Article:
“Pack Mule for the New School,” est. 2010

Last April marked seven years that I had been writing my blog, Pack Mule for the New School. The blog, whose subtitle has long been “Deep Southern, Diversified,” is getting something of a makeover . . . which is really more of an effort to get focused than anything else. Where Pack Mule for the New School has been the place where I’ve let my mind wander about anything from the ups and downs of Auburn football to thoughts on reading the Great Works of Western literature, the blog will now feature posts only on the culture of the Deep South, the arts & humanities, education, and social justice (particularly voting rights, racial justice, food equity, and access to information)— a wide enough berth, I hope, but also focused enough to keep me reined in.

Since May, Pack Mule for the New School had featured one (somewhat) new series of recurring posts called “the #newschool.” Posts in that series are published on the first and third Sundays of each month. Although the Deep South is notoriously conservative, “the #newschool” suggests some ideas for how we can make some progress. Subjects so far have included taking bipartisan action on climate change, thinking critically to combat “fake news,” having solution-oriented perspectives, learning about civics, looking forward with a respect for the past, opening our minds to opposing viewpoints, and honoring our laborers.

Moving into the next who-knows-how-many years with Pack Mule for the New School, I’ve added one more component to the subtitle: “Deep Southern, Diversified & Re-Imagined.” I’ve learned over the years that pointing out the negative accomplishes almost nothing. “Raising awareness,’ as people call it, does little more than that: OK, I’m aware of it . . . Now what? Actually taking positive action to change bad situations is what. Re-imagining Pack Mule for the New School is about just that: moving beyond the awareness of what’s wrong and asking what we all can do to improve it.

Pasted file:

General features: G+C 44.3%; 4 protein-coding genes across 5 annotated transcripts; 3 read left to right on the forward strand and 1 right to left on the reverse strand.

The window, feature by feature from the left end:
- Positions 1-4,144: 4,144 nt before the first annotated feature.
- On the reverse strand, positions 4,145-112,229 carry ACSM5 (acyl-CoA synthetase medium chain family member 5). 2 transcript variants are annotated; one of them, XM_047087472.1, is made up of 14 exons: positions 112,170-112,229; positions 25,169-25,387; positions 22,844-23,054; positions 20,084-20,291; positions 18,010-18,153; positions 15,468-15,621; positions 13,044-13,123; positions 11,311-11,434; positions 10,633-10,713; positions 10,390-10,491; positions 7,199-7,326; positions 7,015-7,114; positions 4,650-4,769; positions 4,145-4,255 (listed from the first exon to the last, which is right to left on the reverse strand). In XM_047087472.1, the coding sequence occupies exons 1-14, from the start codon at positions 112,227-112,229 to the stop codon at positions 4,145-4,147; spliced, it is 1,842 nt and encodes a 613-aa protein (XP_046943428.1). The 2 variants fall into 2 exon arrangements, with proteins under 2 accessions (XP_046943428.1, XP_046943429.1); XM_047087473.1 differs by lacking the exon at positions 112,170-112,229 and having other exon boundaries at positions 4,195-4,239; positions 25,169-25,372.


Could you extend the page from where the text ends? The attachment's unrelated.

Children of the Changing South

Foster Dickson’s edited collection Children of the Changing South: Accounts of Growing Up During and After Integration is available from McFarland & Co., Publisher in a paperback edition for $19.99. The collection contains memoirs by eighteen writers and historians who recall their formative experiences in the South. The earliest memoirs are set during the turbulent Civil Rights era, and later memoirs examine Southern culture during the 1970s, 1980s, and 1990s. Foster Dickson is available for book signings and talks on the subjects covered in the collection, including the post-Civil Rights era South, changing roles for Southern women, and school integration.

Contributors include Jim Grimsley (How I Shed My Skin), Ravi Howard (Driving the King), and Kathleen Rooney (Lillian Boxfish Takes a Walk).

From the publisher’s description:

Although much attention has been paid to the adults who led, participated in, or witnessed the civil rights movement, much less attention has been given to those who were children during that era. Especially in the South, these children of the 1950s and afterward came of age in the midst of major societal shifts regarding race, gender, social class, and industry as the South re-branded itself the “Sun Belt.” In this collection of memoirs, writers, teachers, scholars and historians recall growing up in the South from the late 1950s to the early 1990s, revealing how the region changed over time, as well as how a Southern childhood varied across time, race, gender, socio-economic status, and geography. By viewing these remembrances through the lens of multiculturalism, this collection offers anuanced understanding of how the pre-civil rights movement South evolved into the South of the 21st century.